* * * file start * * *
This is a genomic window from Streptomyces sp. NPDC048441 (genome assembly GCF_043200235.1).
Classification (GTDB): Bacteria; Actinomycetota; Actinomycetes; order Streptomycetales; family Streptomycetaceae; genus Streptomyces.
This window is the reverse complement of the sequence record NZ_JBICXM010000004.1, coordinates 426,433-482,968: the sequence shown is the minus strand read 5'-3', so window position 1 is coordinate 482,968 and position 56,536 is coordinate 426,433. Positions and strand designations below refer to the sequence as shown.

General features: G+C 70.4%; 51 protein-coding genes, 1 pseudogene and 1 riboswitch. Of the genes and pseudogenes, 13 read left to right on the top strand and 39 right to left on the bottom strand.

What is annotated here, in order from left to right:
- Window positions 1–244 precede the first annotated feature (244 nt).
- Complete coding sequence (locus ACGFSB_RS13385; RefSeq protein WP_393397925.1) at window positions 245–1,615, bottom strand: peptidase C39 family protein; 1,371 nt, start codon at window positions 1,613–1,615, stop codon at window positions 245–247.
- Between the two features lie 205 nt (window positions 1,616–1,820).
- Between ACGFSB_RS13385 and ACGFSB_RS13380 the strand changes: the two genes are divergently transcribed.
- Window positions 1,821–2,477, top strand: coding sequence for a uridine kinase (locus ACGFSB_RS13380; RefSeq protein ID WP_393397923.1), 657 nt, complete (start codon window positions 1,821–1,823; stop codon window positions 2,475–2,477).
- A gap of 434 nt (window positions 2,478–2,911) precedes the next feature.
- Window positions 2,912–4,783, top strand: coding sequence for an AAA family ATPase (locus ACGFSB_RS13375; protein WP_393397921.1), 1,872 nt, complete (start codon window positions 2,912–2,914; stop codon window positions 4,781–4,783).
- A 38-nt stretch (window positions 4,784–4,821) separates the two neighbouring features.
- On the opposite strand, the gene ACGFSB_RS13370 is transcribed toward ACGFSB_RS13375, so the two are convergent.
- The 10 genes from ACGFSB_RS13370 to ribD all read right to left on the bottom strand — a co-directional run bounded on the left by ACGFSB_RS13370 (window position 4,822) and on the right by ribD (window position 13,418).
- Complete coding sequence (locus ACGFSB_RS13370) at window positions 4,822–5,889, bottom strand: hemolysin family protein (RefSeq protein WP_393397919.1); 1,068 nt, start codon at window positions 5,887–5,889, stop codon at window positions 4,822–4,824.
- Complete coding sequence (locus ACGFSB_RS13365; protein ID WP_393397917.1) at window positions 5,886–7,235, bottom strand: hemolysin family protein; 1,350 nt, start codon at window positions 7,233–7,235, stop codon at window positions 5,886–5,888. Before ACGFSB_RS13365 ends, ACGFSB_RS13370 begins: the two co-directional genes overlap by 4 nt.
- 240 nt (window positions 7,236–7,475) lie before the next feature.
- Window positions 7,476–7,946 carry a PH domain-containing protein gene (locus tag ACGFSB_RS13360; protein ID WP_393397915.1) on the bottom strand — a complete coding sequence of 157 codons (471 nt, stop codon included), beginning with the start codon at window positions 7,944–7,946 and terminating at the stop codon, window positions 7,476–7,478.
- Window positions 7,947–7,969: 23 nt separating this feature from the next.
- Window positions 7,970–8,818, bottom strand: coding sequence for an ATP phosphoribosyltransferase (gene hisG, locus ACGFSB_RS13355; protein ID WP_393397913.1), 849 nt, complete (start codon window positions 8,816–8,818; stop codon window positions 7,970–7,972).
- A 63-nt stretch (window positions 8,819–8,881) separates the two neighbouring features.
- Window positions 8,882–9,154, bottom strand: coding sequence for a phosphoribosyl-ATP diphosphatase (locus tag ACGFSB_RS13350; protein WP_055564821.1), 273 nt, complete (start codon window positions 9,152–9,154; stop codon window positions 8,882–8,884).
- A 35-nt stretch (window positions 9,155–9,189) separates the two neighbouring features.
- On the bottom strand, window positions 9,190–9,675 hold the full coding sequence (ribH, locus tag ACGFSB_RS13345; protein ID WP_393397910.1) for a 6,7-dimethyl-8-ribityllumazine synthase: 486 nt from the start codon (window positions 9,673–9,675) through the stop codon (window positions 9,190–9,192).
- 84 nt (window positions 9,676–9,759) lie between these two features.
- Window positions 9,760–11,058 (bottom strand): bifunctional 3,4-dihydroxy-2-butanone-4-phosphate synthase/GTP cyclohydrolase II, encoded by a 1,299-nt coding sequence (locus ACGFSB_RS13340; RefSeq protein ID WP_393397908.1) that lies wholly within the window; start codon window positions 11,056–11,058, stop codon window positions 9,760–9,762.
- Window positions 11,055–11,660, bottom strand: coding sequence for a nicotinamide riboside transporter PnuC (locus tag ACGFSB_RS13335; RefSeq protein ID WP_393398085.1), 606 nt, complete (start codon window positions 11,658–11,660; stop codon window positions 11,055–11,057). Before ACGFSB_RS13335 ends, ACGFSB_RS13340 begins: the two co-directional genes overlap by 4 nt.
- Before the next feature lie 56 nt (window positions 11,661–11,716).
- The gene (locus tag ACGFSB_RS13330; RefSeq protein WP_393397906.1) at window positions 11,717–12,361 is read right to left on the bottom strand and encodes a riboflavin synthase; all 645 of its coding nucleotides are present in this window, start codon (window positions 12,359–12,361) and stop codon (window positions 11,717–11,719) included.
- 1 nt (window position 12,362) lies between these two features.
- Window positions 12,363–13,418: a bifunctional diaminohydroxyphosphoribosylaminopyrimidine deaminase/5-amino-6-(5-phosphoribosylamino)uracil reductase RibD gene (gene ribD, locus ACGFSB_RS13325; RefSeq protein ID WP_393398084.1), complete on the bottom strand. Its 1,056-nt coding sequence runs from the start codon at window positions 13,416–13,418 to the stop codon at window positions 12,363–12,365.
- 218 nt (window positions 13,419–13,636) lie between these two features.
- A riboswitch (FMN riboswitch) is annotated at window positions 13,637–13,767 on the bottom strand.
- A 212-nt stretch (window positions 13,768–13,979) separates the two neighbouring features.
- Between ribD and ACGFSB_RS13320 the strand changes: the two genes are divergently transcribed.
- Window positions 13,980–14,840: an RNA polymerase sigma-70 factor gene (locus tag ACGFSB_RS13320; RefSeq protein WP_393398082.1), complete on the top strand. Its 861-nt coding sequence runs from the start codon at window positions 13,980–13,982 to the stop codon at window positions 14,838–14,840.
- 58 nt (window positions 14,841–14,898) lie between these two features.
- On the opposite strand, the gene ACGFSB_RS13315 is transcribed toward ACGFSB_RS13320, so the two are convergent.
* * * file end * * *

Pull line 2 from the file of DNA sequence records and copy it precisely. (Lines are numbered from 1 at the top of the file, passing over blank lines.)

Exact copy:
Classification (GTDB): Bacteria; Actinomycetota; Actinomycetes; order Streptomycetales; family Streptomycetaceae; genus Streptomyces.